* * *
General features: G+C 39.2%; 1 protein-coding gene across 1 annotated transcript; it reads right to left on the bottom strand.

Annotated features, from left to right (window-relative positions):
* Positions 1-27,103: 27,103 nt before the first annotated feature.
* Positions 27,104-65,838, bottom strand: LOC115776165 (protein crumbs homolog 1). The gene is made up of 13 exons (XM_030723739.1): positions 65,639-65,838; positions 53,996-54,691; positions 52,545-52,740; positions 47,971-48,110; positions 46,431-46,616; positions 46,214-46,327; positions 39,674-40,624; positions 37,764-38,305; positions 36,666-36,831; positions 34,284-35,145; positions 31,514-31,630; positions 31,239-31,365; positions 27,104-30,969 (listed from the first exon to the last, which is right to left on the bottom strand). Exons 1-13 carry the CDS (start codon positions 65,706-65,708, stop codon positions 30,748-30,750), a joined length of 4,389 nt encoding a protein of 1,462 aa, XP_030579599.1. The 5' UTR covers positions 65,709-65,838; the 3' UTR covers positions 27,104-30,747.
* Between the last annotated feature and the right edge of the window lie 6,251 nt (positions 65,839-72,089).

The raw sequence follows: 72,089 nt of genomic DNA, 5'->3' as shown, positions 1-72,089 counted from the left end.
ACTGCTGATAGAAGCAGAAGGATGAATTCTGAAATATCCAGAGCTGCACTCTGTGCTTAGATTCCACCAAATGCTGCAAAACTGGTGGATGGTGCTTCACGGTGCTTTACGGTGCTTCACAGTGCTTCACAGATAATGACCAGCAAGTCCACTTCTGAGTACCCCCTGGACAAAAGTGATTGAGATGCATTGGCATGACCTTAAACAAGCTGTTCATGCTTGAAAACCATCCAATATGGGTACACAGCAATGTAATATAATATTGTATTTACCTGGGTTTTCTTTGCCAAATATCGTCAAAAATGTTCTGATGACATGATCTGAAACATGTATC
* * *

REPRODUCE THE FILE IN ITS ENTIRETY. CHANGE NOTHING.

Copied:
General features: G+C 39.2%; 1 protein-coding gene across 1 annotated transcript; it reads right to left on the bottom strand.

Annotated features, from left to right (window-relative positions):
* Positions 1-27,103: 27,103 nt before the first annotated feature.
* Positions 27,104-65,838, bottom strand: LOC115776165 (protein crumbs homolog 1). The gene is made up of 13 exons (XM_030723739.1): positions 65,639-65,838; positions 53,996-54,691; positions 52,545-52,740; positions 47,971-48,110; positions 46,431-46,616; positions 46,214-46,327; positions 39,674-40,624; positions 37,764-38,305; positions 36,666-36,831; positions 34,284-35,145; positions 31,514-31,630; positions 31,239-31,365; positions 27,104-30,969 (listed from the first exon to the last, which is right to left on the bottom strand). Exons 1-13 carry the CDS (start codon positions 65,706-65,708, stop codon positions 30,748-30,750), a joined length of 4,389 nt encoding a protein of 1,462 aa, XP_030579599.1. The 5' UTR covers positions 65,709-65,838; the 3' UTR covers positions 27,104-30,747.
* Between the last annotated feature and the right edge of the window lie 6,251 nt (positions 65,839-72,089).

The raw sequence follows: 72,089 nt of genomic DNA, 5'->3' as shown, positions 1-72,089 counted from the left end.
ACTGCTGATAGAAGCAGAAGGATGAATTCTGAAATATCCAGAGCTGCACTCTGTGCTTAGATTCCACCAAATGCTGCAAAACTGGTGGATGGTGCTTCACGGTGCTTTACGGTGCTTCACAGTGCTTCACAGATAATGACCAGCAAGTCCACTTCTGAGTACCCCCTGGACAAAAGTGATTGAGATGCATTGGCATGACCTTAAACAAGCTGTTCATGCTTGAAAACCATCCAATATGGGTACACAGCAATGTAATATAATATTGTATTTACCTGGGTTTTCTTTGCCAAATATCGTCAAAAATGTTCTGATGACATGATCTGAAACATGTATC